Lyme Disease and Its Serious, Disabling Consequences
One day you are feeling fine—the very picture of health. Then, slowly and steadily, it creeps up on you. And if you don’t catch it in time, you can become very, very ill.
Lyme disease is a disabling condition that can affect anyone, any time, forcing some to apply for Social Security Administration (SSA) disability benefits to survive. And it is, by far, most prevalent in the New England states.
What is Lyme Disease?
The key details you need to know:
- This disease is caused by the bacterium Borrelia burgdorferi.
- Blacklegged ticks (deer ticks), which feed on the blood of both humans and deer, can spread it.
- Symptoms include fever, headache, fatigue, and a skin rash that is called erythema migrans.
- If treated early with antibiotics, Lyme disease can be successfully treated.
- If untreated, this disease can spread the infection to the joints, heart, and nervous system. Loss of facial tone, called Bell’s palsy, and severe arthritic swelling of the joints accompanied by pain can set in. In addition, memory problems, unexplained shooting pains, and a numbness of the hands or feet can happen from months to years after the tick bite.
- Prevention tips include removing ticks immediately, the use of pesticides and reducing the tick habitat.
Lyme disease is the most common vector borne (transmitted through tick bites) disease the United States and the government takes it very seriously. According to the Centers for Disease Control (CDC), it was the fifth most common nationally notifiable disease in 2009. This means that the law requires reporting each case of this disease to the government to prevent pandemic outbreaks.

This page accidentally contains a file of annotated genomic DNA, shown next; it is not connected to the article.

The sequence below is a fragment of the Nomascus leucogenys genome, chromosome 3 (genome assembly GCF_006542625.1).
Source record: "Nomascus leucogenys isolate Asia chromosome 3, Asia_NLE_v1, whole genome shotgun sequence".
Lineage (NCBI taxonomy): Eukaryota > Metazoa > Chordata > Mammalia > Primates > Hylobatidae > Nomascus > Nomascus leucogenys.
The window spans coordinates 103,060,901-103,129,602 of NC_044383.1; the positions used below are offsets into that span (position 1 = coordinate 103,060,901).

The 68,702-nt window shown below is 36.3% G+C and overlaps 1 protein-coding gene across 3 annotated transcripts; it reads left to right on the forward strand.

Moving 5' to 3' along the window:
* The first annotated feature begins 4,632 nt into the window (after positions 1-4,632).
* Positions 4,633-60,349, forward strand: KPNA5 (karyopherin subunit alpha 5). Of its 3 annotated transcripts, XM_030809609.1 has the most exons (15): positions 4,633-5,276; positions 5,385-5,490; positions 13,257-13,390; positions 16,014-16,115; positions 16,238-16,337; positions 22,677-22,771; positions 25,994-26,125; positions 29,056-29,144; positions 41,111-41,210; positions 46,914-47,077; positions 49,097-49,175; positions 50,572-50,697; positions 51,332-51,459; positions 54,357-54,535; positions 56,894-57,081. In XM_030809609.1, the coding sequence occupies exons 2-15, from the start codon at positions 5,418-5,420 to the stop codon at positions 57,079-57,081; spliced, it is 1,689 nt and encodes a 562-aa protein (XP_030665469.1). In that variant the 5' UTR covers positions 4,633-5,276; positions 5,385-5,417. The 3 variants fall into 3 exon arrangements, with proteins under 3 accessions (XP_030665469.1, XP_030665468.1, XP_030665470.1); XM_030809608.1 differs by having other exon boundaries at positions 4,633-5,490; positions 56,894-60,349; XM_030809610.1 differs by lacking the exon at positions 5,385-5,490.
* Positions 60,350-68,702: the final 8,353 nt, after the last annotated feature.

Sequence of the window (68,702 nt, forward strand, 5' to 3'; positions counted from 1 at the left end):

Here are some of the facts about Lyme disease in the human population:
- About 94 percent of cases occur in 12 states: Connecticut, Delaware, Maine, Maryland, Massachusetts, Minnesota, New Jersey, New Hampshire, New York, Pennsylvania, Virginia, and Wisconsin.
- There were over 20,000 confirmed cases in 2010, down from about 30,000 in 2009.
- People are most likely to have an onset of Lyme disease in July, followed by June, then August.
- In patients with this disease, about 70 percent experience erythema migrans, 30 percent arthritis, 8 percent Bell’s palsy, 4 percent radiculoneuropathy, 2 percent meningitis or encephalitis, and 1 percent cardiac problems.
If you or a loved one has suffered one or more of the disabling symptoms of Lyme disease and are unable to work, you may want to consider applying for New England SSA disability benefits.
The Massachusetts SSA disability specialists at Keefe Disability Law have helped many disabled New England residents. We can help you too. Give us a call today toll free at 888-904-6847 to schedule a free case consultation.